Illini football content with bowl, not with season

Illinois%E2%80%99+Geronimo+Allison+drops+a+pass+after+being+tackled+during+the+game+against+Purdue+at+Memorial+Stadium+on+Oct.+4.+The+Illini+lost+38-27.
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Illini football content with bowl, not with season

Illinois’ Geronimo Allison drops a pass after being tackled during the game against Purdue at Memorial Stadium on Oct. 4. The Illini lost 38-27.

Illinois’ Geronimo Allison drops a pass after being tackled during the game against Purdue at Memorial Stadium on Oct. 4. The Illini lost 38-27.

Illinois’ Geronimo Allison drops a pass after being tackled during the game against Purdue at Memorial Stadium on Oct. 4. The Illini lost 38-27.

Illinois’ Geronimo Allison drops a pass after being tackled during the game against Purdue at Memorial Stadium on Oct. 4. The Illini lost 38-27.

By Sean Neumann

Things weren’t looking good for the Illinois football team for most of the season.

After a 38-27 loss to Purdue on Oct. 4, a game in which Illinois expected an easy victory, the season had hit an all-time low.

“The faces in the locker room then were a lot different than the ones last Saturday,” linebacker Mason Monheim said, comparing the loss to the team’s most recent game: a 47-33 win over Northwestern to clinch a bowl berth. “I think it was a moment where not many words needed to be said. It was kind of a big, big eye-opener.”

There was a silence in the Illini locker room that Monheim said had never surrounded the team throughout the year. Illinois had allowed 551 total yards to a backup quarterback making his first career start and a Boilermaker team that hadn’t won a conference game in two years.

Monheim said there was a different feeling in practice the next week, with the doubts beginning to enter the players’ minds on whether they’d be able to reach six wins with a tough conference schedule ahead of them.

“It was kind of a real make-or-break moment for us,” Monheim said. “Guys corralled together.”

Then, two weeks later, the Illini pulled off an upset win over Minnesota on Homecoming. Monheim said the emotional win jump-started the team’s performance for the rest of the season.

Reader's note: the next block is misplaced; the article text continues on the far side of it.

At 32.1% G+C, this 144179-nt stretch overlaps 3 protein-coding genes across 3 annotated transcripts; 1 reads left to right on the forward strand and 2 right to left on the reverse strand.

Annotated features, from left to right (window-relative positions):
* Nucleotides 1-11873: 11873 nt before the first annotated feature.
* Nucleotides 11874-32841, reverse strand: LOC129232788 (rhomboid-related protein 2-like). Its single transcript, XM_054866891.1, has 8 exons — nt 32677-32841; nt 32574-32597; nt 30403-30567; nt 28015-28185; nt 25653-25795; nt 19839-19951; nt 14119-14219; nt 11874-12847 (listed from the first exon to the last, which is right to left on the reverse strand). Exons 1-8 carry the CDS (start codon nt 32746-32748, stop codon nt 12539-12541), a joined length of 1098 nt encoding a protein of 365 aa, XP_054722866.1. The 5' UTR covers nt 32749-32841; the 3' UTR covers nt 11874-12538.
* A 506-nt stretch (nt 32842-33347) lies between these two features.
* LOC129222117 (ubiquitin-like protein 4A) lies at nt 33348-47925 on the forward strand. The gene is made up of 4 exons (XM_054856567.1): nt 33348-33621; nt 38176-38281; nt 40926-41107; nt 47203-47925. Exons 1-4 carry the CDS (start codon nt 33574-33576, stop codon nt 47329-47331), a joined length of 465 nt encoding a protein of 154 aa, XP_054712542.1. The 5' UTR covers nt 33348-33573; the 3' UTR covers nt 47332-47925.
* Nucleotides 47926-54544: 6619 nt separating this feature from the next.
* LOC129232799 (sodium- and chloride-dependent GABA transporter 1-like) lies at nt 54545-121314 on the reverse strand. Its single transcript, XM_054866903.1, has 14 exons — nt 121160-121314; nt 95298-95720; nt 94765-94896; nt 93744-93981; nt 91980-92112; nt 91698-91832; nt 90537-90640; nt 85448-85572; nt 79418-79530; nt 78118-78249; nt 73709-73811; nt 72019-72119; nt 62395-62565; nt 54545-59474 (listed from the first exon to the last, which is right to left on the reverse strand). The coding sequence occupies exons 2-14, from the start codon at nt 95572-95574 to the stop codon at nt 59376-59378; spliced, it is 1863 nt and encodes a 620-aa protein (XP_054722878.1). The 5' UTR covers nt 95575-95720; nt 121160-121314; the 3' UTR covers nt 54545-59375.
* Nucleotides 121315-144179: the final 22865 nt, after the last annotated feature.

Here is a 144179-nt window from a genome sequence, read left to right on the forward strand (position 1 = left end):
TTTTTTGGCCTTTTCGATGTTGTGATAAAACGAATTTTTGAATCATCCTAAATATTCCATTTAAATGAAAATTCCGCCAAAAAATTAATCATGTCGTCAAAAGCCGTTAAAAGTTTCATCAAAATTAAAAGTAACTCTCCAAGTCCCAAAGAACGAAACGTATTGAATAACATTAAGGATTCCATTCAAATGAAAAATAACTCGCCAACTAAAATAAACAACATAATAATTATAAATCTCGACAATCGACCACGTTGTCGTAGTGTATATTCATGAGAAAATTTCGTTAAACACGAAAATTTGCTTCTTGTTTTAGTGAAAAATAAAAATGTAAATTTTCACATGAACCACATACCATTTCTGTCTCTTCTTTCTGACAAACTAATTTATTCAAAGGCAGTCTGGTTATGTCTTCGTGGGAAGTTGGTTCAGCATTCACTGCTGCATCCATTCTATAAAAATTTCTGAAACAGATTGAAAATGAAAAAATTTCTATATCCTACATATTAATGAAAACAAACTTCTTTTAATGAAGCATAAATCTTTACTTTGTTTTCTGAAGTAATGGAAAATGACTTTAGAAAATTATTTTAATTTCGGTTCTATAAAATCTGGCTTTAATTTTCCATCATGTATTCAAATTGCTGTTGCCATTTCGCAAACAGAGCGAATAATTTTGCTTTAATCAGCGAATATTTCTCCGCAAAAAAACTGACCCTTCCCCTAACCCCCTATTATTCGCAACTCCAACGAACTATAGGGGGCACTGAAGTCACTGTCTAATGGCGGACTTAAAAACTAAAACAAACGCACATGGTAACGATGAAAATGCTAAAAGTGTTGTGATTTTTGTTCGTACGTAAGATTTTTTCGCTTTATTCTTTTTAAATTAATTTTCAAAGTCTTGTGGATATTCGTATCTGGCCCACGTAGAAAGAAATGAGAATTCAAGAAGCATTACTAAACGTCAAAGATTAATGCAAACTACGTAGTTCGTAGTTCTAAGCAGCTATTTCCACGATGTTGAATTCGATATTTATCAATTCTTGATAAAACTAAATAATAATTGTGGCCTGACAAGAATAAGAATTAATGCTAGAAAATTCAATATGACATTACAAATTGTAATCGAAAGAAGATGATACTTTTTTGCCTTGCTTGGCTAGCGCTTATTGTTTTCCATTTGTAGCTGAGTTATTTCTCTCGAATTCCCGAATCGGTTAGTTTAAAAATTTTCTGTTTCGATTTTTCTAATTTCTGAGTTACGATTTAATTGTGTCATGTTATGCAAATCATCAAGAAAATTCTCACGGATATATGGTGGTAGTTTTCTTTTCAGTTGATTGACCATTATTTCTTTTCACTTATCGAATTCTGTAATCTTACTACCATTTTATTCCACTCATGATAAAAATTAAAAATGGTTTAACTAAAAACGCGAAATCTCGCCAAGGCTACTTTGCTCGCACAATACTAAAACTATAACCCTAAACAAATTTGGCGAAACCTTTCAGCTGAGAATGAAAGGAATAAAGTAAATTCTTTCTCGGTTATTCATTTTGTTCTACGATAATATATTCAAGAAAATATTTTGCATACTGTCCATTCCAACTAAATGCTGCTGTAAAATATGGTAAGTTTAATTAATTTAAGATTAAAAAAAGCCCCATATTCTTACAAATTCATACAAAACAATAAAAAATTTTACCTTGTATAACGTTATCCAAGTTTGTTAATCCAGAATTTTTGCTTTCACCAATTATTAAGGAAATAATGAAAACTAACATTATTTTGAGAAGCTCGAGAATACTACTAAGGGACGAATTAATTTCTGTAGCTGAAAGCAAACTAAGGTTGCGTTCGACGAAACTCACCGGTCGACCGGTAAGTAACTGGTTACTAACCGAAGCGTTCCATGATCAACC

But head coach Tim Beckman saw the need to give his players one more boost following a 30-14 loss to Iowa. The team needed back-to-back wins to close out the season in order to reach a bowl game.

Illinois’ weekly Sunday meeting following the 30-14 loss was the most honest one the team had this season, Beckman remembered.

“One of our core values is honesty. That’s the first one,” Beckman said. “If you’re not playing right, you’re going to stand up and explain why you didn’t play right to your family.”

The Illini coach brought a few players up to the podium, and he sat down asking them questions as if he was the media during a postgame press conference.

“I asked them a couple questions that might have embarrassed them a little bit, and they answered them in front of the team,” Beckman said. “Maybe that was a reality to all of us that it’s important that everybody does their job to make sure that we’re successful.”

And it lit a fire under the Illini when they needed

it most.

The defense held Penn State to just 14 points while the offense chipped away and won on a last-second field goal. The next week, the Illini forced five turnovers in a 47-33 win at Northwestern.

“If you look at the three (conference) wins and look at what we’ve done in those three wins, we’ve played very good defense,” Beckman said. “Honestly, those three games were won because of our defense.”

That’s a statement Beckman likely wouldn’t imagine himself saying at the beginning of the season. The defense consistently posted the Big Ten’s worst defensive numbers throughout the year prior to Northwestern, allowing an average of 472.7 yards per game.

Defensive lineman Jihad Ward said he finally knew the Illini were on their way to clinching toward a bowl berth when they forced turnovers on four straight Wildcat drives in the first half, the most dominant the defense had been all year.

“It’s been a struggle throughout the season, but I’m glad we didn’t give up,” Ward said. “That was the craziest thing. It was the most amazing thing in my life, because there’s been struggles and a lot of people give up.”

Ward said he didn’t expect to reach a bowl game in his first NCAA season after transferring from junior college. The Philadelphia native said his story and his team’s resiliency is a lesson to his younger siblings back home.

“All my little brothers and sisters don’t really have anybody to look up to, and I’m the one they look up to,” Ward said. “It’s just amazing for me that I can go home and tell them what to do and the steps to reach their goal in whatever dream they want to chase.”

Struggling along, the Illini defense finally stepped up at the end of the year and carried the Illini to a bowl bid.

“By no means are we satisfied with six wins and by no means are we satisfied with the way the season went,” Monheim said. “But we made it.”

Sean can be reached at [email protected] and on Twitter

@Neumannthehuman.